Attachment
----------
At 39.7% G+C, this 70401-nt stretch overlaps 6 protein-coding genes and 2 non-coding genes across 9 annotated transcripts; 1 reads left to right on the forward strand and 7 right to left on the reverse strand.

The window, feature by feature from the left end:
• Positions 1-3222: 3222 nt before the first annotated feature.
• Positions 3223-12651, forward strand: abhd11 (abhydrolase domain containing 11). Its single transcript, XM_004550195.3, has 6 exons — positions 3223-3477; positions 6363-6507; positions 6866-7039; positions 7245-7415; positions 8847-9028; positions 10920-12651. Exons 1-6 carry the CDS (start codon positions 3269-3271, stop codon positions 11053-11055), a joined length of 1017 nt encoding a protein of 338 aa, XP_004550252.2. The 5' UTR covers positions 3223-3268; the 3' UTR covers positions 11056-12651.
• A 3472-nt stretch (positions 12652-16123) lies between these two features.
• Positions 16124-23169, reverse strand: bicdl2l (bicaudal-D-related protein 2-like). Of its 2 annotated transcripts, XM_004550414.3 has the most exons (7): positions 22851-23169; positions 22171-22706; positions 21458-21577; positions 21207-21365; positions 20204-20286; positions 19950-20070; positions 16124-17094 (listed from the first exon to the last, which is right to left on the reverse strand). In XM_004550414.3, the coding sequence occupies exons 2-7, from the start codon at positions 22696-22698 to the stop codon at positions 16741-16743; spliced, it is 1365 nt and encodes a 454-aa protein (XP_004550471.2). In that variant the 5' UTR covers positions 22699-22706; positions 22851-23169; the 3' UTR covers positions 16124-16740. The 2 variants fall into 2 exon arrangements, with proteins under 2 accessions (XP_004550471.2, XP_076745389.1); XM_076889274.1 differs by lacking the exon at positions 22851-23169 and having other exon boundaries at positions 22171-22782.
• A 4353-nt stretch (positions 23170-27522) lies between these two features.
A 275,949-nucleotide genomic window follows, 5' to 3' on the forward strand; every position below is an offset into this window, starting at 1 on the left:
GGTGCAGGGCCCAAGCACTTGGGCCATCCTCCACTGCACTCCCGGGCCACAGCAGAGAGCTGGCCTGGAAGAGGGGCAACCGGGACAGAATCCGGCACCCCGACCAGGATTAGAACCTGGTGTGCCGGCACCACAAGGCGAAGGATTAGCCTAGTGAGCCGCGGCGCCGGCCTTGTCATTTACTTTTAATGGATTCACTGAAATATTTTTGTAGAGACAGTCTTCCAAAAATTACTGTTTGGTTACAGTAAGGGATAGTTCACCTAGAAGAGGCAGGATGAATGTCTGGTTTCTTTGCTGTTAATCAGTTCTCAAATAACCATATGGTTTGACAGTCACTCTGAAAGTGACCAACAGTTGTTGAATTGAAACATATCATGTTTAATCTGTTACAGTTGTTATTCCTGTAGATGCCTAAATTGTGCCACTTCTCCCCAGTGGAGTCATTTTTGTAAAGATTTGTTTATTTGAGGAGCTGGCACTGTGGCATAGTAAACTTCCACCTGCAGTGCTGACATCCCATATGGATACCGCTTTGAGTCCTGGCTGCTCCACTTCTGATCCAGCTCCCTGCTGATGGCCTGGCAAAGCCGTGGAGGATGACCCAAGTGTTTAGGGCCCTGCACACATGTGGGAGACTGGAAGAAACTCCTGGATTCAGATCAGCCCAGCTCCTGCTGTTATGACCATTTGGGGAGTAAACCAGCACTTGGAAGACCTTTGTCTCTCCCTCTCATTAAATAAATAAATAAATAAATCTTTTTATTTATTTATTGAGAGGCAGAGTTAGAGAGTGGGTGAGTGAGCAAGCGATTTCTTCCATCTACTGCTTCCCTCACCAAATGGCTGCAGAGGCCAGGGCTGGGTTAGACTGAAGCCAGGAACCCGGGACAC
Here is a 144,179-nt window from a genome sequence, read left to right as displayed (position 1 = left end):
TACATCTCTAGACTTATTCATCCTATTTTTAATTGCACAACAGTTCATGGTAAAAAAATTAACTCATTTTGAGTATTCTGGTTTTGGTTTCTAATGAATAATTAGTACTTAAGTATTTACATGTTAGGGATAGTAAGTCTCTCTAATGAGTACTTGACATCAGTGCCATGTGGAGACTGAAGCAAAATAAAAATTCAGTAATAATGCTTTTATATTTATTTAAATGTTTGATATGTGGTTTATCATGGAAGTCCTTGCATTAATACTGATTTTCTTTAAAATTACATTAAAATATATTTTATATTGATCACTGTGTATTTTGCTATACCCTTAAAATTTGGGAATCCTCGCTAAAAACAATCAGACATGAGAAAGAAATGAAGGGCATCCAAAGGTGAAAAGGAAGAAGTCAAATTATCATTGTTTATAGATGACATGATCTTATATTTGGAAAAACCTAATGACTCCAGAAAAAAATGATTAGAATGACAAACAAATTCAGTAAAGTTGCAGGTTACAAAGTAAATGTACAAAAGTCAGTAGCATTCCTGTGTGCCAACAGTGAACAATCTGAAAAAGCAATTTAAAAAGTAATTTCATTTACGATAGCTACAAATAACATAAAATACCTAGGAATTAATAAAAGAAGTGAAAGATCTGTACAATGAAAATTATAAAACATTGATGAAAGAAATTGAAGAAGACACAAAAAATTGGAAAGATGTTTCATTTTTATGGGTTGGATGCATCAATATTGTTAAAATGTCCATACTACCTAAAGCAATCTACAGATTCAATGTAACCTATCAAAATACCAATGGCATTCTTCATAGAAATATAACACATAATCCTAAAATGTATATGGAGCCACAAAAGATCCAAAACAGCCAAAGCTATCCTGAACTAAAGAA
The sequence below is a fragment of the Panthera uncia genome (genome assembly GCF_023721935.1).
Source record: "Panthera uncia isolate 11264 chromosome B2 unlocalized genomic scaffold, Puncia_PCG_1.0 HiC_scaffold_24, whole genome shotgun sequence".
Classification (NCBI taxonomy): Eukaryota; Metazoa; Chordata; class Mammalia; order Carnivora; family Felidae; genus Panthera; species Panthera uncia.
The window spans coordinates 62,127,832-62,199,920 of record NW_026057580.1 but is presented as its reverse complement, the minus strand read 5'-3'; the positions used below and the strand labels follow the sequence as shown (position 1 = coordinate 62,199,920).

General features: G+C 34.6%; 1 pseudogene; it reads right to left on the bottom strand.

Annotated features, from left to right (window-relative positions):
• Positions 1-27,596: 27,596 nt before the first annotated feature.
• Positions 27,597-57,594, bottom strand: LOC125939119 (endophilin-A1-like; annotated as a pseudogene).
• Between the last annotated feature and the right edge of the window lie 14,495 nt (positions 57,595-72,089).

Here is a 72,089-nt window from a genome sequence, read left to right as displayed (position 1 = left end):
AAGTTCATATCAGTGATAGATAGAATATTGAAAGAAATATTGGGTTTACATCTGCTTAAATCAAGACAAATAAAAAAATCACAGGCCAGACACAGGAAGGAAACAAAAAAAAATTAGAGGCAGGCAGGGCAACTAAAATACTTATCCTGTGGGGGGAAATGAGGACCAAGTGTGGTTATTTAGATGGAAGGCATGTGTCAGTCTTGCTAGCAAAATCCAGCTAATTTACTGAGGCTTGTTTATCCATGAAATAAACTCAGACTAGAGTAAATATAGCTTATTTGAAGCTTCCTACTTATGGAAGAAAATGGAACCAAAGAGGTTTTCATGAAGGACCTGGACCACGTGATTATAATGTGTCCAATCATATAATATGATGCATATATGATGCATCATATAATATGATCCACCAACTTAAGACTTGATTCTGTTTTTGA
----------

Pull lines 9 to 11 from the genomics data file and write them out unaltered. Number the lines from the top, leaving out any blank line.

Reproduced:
GGTGCAGGGCCCAAGCACTTGGGCCATCCTCCACTGCACTCCCGGGCCACAGCAGAGAGCTGGCCTGGAAGAGGGGCAACCGGGACAGAATCCGGCACCCCGACCAGGATTAGAACCTGGTGTGCCGGCACCACAAGGCGAAGGATTAGCCTAGTGAGCCGCGGCGCCGGCCTTGTCATTTACTTTTAATGGATTCACTGAAATATTTTTGTAGAGACAGTCTTCCAAAAATTACTGTTTGGTTACAGTAAGGGATAGTTCACCTAGAAGAGGCAGGATGAATGTCTGGTTTCTTTGCTGTTAATCAGTTCTCAAATAACCATATGGTTTGACAGTCACTCTGAAAGTGACCAACAGTTGTTGAATTGAAACATATCATGTTTAATCTGTTACAGTTGTTATTCCTGTAGATGCCTAAATTGTGCCACTTCTCCCCAGTGGAGTCATTTTTGTAAAGATTTGTTTATTTGAGGAGCTGGCACTGTGGCATAGTAAACTTCCACCTGCAGTGCTGACATCCCATATGGATACCGCTTTGAGTCCTGGCTGCTCCACTTCTGATCCAGCTCCCTGCTGATGGCCTGGCAAAGCCGTGGAGGATGACCCAAGTGTTTAGGGCCCTGCACACATGTGGGAGACTGGAAGAAACTCCTGGATTCAGATCAGCCCAGCTCCTGCTGTTATGACCATTTGGGGAGTAAACCAGCACTTGGAAGACCTTTGTCTCTCCCTCTCATTAAATAAATAAATAAATAAATCTTTTTATTTATTTATTGAGAGGCAGAGTTAGAGAGTGGGTGAGTGAGCAAGCGATTTCTTCCATCTACTGCTTCCCTCACCAAATGGCTGCAGAGGCCAGGGCTGGGTTAGACTGAAGCCAGGAACCCGGGACAC
Here is a 144,179-nt window from a genome sequence, read left to right as displayed (position 1 = left end):
TACATCTCTAGACTTATTCATCCTATTTTTAATTGCACAACAGTTCATGGTAAAAAAATTAACTCATTTTGAGTATTCTGGTTTTGGTTTCTAATGAATAATTAGTACTTAAGTATTTACATGTTAGGGATAGTAAGTCTCTCTAATGAGTACTTGACATCAGTGCCATGTGGAGACTGAAGCAAAATAAAAATTCAGTAATAATGCTTTTATATTTATTTAAATGTTTGATATGTGGTTTATCATGGAAGTCCTTGCATTAATACTGATTTTCTTTAAAATTACATTAAAATATATTTTATATTGATCACTGTGTATTTTGCTATACCCTTAAAATTTGGGAATCCTCGCTAAAAACAATCAGACATGAGAAAGAAATGAAGGGCATCCAAAGGTGAAAAGGAAGAAGTCAAATTATCATTGTTTATAGATGACATGATCTTATATTTGGAAAAACCTAATGACTCCAGAAAAAAATGATTAGAATGACAAACAAATTCAGTAAAGTTGCAGGTTACAAAGTAAATGTACAAAAGTCAGTAGCATTCCTGTGTGCCAACAGTGAACAATCTGAAAAAGCAATTTAAAAAGTAATTTCATTTACGATAGCTACAAATAACATAAAATACCTAGGAATTAATAAAAGAAGTGAAAGATCTGTACAATGAAAATTATAAAACATTGATGAAAGAAATTGAAGAAGACACAAAAAATTGGAAAGATGTTTCATTTTTATGGGTTGGATGCATCAATATTGTTAAAATGTCCATACTACCTAAAGCAATCTACAGATTCAATGTAACCTATCAAAATACCAATGGCATTCTTCATAGAAATATAACACATAATCCTAAAATGTATATGGAGCCACAAAAGATCCAAAACAGCCAAAGCTATCCTGAACTAAAGAA